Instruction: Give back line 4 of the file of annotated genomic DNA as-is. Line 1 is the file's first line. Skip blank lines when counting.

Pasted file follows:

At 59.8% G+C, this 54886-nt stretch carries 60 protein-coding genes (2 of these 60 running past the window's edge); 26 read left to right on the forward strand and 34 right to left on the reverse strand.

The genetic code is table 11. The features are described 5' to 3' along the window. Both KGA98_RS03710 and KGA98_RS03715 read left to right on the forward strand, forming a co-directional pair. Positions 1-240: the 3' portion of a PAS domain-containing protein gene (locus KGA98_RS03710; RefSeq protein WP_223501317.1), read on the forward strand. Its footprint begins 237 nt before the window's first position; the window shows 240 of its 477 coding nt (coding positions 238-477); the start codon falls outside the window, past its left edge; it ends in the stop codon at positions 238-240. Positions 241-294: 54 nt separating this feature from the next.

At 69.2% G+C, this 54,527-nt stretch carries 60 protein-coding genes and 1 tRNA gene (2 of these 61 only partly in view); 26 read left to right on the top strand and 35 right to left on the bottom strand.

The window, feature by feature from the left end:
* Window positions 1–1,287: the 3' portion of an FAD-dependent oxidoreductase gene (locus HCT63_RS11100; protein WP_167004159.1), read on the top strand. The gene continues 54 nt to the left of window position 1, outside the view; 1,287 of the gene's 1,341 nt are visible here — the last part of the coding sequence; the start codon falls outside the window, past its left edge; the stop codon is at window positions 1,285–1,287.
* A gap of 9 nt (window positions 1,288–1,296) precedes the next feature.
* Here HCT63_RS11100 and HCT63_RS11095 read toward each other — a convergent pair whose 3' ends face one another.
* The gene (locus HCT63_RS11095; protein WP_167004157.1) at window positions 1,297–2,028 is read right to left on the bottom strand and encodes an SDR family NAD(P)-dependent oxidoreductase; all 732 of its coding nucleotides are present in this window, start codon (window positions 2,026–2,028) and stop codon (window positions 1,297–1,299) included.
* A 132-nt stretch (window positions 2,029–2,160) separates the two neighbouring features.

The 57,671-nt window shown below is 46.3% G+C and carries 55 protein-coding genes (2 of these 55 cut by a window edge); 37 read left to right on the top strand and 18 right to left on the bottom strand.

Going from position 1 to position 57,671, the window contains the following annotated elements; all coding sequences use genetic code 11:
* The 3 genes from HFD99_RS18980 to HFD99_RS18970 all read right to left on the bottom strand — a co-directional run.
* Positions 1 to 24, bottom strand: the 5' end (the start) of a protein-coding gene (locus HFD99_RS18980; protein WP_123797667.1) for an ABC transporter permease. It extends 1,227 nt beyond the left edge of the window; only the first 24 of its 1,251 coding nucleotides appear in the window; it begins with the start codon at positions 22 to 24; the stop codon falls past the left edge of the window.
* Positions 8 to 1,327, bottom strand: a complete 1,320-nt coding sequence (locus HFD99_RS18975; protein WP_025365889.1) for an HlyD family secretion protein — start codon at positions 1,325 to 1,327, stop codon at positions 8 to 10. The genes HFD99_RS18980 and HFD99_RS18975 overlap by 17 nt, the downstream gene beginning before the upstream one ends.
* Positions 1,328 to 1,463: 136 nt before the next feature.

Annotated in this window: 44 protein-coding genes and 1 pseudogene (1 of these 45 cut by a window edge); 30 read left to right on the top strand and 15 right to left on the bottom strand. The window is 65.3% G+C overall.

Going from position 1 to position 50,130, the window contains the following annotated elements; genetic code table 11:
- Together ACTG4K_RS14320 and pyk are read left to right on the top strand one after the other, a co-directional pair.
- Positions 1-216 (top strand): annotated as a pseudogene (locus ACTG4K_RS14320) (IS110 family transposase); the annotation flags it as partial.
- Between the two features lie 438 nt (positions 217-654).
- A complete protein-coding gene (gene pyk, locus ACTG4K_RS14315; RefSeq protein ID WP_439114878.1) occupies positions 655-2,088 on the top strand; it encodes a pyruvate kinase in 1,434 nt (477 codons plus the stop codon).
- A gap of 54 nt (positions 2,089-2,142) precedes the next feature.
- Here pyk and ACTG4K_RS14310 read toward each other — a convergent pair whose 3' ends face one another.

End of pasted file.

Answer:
The window, feature by feature from the left end: